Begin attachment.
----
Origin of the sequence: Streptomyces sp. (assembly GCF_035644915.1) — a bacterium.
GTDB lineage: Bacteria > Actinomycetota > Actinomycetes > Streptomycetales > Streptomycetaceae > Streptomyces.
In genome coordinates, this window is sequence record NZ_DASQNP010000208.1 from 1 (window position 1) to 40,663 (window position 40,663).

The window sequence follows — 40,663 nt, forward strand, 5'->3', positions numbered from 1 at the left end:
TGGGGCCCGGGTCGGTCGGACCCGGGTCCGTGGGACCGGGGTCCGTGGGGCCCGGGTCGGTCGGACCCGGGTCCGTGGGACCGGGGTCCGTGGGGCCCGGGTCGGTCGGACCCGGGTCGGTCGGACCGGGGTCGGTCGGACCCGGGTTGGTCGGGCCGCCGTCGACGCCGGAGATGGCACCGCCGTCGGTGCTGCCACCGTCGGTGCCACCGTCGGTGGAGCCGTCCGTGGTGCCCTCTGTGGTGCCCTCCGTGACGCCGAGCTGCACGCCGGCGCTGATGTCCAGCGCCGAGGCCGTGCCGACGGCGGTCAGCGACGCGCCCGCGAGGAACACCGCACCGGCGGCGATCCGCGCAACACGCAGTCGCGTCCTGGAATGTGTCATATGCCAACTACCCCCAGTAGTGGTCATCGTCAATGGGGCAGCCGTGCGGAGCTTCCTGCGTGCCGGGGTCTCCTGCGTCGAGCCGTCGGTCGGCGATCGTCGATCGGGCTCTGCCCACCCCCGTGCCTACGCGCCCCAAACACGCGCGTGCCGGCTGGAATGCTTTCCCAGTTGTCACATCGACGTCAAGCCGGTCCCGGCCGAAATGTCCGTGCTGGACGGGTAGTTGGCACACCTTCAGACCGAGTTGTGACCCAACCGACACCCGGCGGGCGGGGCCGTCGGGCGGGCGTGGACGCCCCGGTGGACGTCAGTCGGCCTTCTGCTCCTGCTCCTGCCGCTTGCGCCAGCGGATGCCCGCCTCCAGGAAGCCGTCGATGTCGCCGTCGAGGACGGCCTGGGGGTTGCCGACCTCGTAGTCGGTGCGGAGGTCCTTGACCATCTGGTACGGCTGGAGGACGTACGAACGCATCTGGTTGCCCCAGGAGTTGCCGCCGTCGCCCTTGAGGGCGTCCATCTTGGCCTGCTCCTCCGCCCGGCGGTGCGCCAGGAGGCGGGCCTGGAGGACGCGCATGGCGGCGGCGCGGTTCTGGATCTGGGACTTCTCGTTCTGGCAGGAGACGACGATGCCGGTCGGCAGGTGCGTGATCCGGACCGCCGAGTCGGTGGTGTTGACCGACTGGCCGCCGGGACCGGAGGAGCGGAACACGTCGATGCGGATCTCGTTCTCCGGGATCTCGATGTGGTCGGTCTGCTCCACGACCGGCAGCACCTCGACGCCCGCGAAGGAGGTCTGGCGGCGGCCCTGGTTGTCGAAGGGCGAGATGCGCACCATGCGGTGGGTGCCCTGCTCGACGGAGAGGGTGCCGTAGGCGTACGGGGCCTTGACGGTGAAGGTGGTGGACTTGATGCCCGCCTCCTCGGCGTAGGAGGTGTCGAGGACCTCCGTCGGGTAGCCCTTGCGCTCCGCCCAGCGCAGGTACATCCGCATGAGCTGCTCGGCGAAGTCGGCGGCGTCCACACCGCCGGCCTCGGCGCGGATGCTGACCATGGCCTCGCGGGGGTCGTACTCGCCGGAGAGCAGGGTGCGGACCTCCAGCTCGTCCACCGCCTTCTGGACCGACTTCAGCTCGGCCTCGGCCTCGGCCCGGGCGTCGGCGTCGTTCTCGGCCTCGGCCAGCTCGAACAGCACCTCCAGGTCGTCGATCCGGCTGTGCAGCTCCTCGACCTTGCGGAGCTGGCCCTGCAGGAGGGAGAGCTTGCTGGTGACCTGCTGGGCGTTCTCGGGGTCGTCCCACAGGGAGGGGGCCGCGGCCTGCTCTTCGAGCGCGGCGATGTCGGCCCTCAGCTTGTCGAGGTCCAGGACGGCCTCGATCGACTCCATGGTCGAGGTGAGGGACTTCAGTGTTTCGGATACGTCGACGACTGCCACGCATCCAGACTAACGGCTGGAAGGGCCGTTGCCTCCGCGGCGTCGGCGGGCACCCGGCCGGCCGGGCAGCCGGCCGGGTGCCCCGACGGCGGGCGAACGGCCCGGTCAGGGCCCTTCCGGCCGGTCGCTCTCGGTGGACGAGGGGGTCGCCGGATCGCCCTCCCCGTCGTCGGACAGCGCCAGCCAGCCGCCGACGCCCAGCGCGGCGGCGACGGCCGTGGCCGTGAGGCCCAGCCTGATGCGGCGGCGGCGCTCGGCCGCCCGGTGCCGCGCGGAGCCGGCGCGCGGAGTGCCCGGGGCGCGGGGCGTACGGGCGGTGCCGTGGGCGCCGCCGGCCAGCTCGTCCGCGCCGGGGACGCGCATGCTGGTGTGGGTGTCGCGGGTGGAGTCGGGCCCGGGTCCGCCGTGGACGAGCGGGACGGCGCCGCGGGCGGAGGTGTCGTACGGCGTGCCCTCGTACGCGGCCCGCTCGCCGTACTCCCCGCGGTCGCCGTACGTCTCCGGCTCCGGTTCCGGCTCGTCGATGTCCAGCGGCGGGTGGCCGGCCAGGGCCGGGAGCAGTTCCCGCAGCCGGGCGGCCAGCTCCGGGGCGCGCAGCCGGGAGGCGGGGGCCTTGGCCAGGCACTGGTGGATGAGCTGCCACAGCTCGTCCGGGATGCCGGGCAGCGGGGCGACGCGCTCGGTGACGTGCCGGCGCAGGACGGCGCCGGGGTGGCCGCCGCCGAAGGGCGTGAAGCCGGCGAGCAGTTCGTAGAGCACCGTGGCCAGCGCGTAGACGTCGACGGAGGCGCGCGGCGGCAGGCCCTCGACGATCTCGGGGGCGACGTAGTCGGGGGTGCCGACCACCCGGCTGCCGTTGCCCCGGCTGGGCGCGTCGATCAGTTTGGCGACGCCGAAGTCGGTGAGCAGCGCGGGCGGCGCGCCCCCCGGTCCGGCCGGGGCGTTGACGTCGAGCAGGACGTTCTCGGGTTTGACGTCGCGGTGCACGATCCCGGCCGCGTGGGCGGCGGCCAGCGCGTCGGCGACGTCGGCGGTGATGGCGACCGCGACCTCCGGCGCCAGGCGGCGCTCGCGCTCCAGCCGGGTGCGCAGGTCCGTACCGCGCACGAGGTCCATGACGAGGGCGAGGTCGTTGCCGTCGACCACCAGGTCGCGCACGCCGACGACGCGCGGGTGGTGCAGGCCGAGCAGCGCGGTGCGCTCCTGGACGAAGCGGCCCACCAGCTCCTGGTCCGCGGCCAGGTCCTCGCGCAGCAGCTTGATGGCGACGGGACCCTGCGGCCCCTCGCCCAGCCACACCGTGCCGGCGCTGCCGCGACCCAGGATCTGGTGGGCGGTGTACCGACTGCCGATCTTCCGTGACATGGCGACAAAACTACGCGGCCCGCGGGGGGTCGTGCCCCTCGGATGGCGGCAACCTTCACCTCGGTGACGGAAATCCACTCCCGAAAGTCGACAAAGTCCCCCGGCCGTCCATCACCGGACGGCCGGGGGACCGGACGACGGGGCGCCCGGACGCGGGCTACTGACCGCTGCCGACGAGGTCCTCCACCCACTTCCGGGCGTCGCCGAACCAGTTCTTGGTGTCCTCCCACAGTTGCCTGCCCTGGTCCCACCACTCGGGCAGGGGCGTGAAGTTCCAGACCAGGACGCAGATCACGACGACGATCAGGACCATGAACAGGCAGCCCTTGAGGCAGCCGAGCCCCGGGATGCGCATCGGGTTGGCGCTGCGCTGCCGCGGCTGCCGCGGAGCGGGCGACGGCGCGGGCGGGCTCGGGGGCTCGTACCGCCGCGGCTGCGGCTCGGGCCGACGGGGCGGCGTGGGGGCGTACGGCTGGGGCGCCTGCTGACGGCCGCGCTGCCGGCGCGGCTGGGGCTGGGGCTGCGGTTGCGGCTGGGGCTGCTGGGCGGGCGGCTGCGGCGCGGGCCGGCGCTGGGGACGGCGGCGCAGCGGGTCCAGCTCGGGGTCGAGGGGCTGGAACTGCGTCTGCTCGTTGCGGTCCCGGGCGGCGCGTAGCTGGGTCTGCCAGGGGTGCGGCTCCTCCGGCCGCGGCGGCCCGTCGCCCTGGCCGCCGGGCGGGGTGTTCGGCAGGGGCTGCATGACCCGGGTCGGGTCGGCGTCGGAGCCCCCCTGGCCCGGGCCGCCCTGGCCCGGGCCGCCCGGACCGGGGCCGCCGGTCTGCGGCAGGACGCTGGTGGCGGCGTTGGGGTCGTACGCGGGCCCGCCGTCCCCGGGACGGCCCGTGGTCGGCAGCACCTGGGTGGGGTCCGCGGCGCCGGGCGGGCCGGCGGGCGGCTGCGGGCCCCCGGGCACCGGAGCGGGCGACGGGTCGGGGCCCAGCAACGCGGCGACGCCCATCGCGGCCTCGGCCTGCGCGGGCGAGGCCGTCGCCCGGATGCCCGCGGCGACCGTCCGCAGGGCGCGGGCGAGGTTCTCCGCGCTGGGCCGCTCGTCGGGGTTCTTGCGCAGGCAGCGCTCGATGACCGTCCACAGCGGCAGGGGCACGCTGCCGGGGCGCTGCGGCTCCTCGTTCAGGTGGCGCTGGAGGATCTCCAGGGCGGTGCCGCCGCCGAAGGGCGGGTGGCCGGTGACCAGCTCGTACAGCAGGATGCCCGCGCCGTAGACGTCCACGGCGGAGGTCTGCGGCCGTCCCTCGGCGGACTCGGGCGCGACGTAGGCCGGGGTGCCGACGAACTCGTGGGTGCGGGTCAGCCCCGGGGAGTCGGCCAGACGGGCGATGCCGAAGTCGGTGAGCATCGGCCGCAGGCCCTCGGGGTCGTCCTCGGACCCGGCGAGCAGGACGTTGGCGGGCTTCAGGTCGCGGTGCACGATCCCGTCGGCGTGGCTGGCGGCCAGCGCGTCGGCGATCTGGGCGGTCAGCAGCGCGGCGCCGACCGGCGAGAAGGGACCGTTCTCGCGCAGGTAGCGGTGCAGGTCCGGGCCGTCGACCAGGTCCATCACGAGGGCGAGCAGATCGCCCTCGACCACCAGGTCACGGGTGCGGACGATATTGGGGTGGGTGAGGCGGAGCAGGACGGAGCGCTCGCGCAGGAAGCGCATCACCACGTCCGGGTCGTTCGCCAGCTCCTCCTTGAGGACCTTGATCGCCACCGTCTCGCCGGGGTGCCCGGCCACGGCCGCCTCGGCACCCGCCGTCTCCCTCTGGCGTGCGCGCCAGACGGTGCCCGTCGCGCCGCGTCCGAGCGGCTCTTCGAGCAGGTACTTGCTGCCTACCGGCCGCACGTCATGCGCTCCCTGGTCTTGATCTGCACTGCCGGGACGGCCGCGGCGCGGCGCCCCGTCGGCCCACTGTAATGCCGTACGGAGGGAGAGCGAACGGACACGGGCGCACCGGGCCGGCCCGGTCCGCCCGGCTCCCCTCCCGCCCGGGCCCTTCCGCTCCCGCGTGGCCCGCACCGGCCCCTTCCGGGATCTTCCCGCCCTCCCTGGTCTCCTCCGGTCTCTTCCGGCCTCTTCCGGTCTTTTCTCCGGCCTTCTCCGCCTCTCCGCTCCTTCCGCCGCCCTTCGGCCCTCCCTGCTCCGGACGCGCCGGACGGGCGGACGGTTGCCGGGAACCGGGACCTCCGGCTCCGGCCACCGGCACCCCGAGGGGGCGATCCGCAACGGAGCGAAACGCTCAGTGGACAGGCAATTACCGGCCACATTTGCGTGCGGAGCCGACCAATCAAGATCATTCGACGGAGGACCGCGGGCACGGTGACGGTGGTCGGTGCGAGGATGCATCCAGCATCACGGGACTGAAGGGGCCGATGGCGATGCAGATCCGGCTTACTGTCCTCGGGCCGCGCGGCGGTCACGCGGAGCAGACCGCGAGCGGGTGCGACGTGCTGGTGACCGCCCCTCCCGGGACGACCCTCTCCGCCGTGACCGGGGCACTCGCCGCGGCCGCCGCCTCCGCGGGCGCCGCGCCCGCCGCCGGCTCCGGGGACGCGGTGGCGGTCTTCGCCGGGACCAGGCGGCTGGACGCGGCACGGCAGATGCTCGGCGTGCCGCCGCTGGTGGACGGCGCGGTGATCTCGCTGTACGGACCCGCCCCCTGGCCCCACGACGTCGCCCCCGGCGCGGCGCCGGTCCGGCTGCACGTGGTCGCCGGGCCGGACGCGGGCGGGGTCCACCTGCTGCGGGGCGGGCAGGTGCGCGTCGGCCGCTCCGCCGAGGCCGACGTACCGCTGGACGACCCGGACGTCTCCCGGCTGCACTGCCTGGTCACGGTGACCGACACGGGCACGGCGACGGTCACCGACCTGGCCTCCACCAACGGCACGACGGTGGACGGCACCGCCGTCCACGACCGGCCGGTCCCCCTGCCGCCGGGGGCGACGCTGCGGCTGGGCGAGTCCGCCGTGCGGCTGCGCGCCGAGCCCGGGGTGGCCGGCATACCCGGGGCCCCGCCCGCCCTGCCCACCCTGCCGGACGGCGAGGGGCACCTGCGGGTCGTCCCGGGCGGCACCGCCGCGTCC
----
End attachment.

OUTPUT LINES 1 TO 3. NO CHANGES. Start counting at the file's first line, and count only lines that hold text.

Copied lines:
Origin of the sequence: Streptomyces sp. (assembly GCF_035644915.1) — a bacterium.
GTDB lineage: Bacteria > Actinomycetota > Actinomycetes > Streptomycetales > Streptomycetaceae > Streptomyces.
In genome coordinates, this window is sequence record NZ_DASQNP010000208.1 from 1 (window position 1) to 40,663 (window position 40,663).